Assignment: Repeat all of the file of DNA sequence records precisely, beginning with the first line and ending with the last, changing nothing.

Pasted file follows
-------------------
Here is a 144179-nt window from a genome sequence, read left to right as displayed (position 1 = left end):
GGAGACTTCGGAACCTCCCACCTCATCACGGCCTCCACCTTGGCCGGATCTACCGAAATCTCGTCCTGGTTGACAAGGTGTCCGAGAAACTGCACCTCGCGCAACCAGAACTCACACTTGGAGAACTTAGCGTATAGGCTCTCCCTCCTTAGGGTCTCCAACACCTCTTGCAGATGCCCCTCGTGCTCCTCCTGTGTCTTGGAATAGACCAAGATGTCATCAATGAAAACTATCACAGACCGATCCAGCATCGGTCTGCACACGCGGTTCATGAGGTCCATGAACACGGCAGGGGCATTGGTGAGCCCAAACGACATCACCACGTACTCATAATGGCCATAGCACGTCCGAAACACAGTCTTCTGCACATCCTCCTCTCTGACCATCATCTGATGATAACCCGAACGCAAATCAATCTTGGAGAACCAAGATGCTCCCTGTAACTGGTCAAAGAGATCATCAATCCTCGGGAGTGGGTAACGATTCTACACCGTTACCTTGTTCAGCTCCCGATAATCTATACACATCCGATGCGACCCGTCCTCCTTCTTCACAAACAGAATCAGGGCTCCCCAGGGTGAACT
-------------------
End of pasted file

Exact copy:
Here is a 144179-nt window from a genome sequence, read left to right as displayed (position 1 = left end):
GGAGACTTCGGAACCTCCCACCTCATCACGGCCTCCACCTTGGCCGGATCTACCGAAATCTCGTCCTGGTTGACAAGGTGTCCGAGAAACTGCACCTCGCGCAACCAGAACTCACACTTGGAGAACTTAGCGTATAGGCTCTCCCTCCTTAGGGTCTCCAACACCTCTTGCAGATGCCCCTCGTGCTCCTCCTGTGTCTTGGAATAGACCAAGATGTCATCAATGAAAACTATCACAGACCGATCCAGCATCGGTCTGCACACGCGGTTCATGAGGTCCATGAACACGGCAGGGGCATTGGTGAGCCCAAACGACATCACCACGTACTCATAATGGCCATAGCACGTCCGAAACACAGTCTTCTGCACATCCTCCTCTCTGACCATCATCTGATGATAACCCGAACGCAAATCAATCTTGGAGAACCAAGATGCTCCCTGTAACTGGTCAAAGAGATCATCAATCCTCGGGAGTGGGTAACGATTCTACACCGTTACCTTGTTCAGCTCCCGATAATCTATACACATCCGATGCGACCCGTCCTCCTTCTTCACAAACAGAATCAGGGCTCCCCAGGGTGAACT